The invention also provides an oil-in-water type emulsion comprising (1) an emulsifying agent, (2) a lysophospholipoprotein, (2') a phospholipoprotein, and (3) a protein other than the proteins as components (2) and (2'), the protein (3) having a larger molecular weight than the proteins as components (2) and (2').

The invention further provides a process for producing the above-mentioned oil-in-water type emulsion, which comprises preliminarily emulsifying a composition containing the emulsifying agent (1) and the lysophospholipoprotein (2), homogenizing the emulsion, and then adding the protein (3) to the homogenate; and a process for producing the above-mentioned oil-in-water type emulsion, which comprises emulsifying a composition containing the emulsifying agent (1) and the lysophospholipoprotein (2) by means of a membrane emulsifier and then adding thereto the protein (3).

The oil-in-water type emulsion according to the present invention has a fresh cream-like fresh texture, spreads its flavor in the mouth naturally like fresh cream, excels fresh cream in palatability, and exhibits excellent heat shock resistance and machining resistance like vegetable cream and is therefore easy to handle.

According to the process of the invention, the above-mentioned oil-in-water type emulsion can be obtained.

DETAILED DESCRIPTION OF THE INVENTION

The oil-in-water type emulsion of the invention will be described below in detail.

The oil-in-water type emulsion of the invention is used chiefly as cream to be beaten into whipped cream. It is also useful as material of confectioneries and dishes, coffee creamer, and material to be added to ice cream or dough.

The characteristics of the oil-in-water type emulsion of the invention reside in that the fat droplets have adsorbed onto the bilayer of different protein thereof (1) an emulsifying agent, (2) a lysophospholipoprotein (or (2) a lysophospholipoprotein and (2') a phospholipoprotein), and (3) a protein in this order.

That is, emulsification is carried out under the condition that the protein (3) has a larger apparent molecular weight than the lysophospholipoprotein (2) (and the phospholipoprotein (2')) to provide an oil-in-water type emulsion having the aforementioned emulsified structure. If the apparent molecular weight of the protein (3) is smaller than that of the lysophospholipoprotein (2), the order of adsorption to the surface of the fat droplets would be reversed, and an oil-in-water type emulsion having ,the above-described emulsified structure cannot be obtained.

An oil-in-water type emulsion having proteins adsorbed on the droplets in such a reversed order not only takes a considerably long time to become thick and stiff as desired upon being beaten as compared with the oil-in-water type emulsion of the invention, but also has seriously poor heat shock resistance. The terminology "heat shock resistance" as referred to above is used in the following manner. When an oil-in-water type emulsion is allowed to stand at a temperature higher than the usual storage temperature for cream (i.e., 5° to 10° C.) for several to several tens of hours, again cooled to the storage temperature, and then beaten, if it fails to provide whipped cream having appropriate cream properties, the emulsion is recognized to have "poor heat shock resistance". Specifically, poor heat shock resistance is accompanied by an increase in viscosity, a reduction in beating time, a reduction in overrun, hardening of cream, etc.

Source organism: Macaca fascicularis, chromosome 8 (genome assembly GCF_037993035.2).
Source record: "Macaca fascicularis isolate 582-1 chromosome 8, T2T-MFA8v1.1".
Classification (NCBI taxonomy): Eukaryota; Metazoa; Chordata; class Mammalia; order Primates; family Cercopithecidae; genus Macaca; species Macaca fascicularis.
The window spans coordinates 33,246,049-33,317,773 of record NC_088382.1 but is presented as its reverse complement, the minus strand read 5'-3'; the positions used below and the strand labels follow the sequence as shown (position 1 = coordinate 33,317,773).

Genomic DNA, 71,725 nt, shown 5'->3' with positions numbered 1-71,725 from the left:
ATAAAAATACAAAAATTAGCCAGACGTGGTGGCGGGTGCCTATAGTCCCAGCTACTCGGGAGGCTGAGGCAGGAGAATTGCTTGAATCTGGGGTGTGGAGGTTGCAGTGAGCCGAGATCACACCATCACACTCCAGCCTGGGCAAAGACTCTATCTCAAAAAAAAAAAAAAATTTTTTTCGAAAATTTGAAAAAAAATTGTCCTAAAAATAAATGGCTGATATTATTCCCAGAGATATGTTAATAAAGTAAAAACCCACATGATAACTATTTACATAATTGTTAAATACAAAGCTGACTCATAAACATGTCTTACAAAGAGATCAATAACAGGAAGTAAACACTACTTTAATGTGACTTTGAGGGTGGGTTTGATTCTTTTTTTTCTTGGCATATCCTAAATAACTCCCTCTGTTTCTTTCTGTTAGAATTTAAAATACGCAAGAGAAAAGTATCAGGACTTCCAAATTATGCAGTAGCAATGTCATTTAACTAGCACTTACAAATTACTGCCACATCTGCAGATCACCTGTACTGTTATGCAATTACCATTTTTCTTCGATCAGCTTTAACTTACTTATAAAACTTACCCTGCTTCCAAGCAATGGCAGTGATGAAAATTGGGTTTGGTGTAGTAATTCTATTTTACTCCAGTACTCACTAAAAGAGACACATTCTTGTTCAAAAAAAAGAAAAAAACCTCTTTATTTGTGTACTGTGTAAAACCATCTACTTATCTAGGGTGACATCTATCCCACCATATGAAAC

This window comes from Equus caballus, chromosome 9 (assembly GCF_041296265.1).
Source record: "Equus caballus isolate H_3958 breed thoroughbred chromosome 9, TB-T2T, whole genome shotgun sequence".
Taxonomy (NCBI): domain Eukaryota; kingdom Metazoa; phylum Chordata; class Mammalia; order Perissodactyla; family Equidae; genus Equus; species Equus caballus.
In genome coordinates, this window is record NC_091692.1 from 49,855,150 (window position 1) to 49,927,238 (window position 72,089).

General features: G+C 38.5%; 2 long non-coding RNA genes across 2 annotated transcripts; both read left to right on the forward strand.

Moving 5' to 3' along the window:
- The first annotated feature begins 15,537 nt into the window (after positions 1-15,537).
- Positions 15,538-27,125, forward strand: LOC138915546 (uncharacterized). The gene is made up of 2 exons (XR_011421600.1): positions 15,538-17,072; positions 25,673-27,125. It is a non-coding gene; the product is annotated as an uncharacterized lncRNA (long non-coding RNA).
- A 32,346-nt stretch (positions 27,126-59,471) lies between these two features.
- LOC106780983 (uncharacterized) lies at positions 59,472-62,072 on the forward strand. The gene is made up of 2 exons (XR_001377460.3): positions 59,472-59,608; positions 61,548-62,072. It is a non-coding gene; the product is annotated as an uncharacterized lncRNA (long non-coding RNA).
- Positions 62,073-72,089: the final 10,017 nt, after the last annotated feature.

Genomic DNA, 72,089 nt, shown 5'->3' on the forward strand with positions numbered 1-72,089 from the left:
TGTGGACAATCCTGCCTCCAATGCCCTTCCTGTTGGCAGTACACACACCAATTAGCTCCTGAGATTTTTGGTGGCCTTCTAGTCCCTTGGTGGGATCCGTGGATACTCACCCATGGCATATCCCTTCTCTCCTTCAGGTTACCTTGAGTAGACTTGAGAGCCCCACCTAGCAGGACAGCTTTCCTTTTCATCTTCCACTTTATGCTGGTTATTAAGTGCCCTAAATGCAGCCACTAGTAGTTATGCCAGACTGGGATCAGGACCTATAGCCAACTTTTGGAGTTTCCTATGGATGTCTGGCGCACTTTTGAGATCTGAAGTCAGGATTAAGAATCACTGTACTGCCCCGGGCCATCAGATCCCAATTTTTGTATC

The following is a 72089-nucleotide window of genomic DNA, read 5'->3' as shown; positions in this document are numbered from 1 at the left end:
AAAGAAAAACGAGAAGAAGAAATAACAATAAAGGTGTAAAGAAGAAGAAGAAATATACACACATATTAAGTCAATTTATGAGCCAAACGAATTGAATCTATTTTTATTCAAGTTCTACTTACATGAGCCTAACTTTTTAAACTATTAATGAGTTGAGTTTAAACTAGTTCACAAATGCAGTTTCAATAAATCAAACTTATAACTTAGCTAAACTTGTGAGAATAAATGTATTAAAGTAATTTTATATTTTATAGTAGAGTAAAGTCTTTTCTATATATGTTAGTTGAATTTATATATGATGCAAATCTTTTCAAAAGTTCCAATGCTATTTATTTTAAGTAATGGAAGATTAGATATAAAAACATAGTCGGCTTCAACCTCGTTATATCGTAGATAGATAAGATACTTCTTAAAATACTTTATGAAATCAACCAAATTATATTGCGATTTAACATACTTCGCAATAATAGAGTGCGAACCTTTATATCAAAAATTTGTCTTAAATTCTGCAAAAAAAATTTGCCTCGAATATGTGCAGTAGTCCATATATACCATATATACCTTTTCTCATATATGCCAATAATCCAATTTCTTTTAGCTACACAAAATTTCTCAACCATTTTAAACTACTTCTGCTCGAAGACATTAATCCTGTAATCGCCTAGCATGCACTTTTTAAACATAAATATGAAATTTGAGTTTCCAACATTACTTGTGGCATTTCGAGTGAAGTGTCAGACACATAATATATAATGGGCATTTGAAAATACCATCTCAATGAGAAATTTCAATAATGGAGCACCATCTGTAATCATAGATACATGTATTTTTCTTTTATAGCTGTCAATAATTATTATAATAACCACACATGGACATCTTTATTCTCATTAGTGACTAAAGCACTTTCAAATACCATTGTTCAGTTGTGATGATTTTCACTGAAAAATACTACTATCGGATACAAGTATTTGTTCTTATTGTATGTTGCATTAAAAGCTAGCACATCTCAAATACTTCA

The oil-in-water type emulsion of the invention in which the fat droplets have a bilayer structure composed of the emulsifying agent (1), the lysophospholipoprotein (2) and the protein (3) in this order from the inner side toward the outer side, the protein (3) having a larger apparent molecular weight than the lysophospholipoprotein (2) (and the phospholipoprotein (2')), have the following advantages. When beaten to mix air in, the cream has markedly improved water retention even when allowed to stand at room temperature and, when eaten, gives intensified freshness and spreads its flavor in the mouth in a very natural way.

The protein (3) most preferably includes casein micelles and casein micelle-containing materials. Examples of the casein micelle-containing materials include skim milk powder, whole fat milk powder, butter milk powder, skim milk, whole fat milk, fresh cream, various condensed or evaporated milk products, total milk protein, and the like.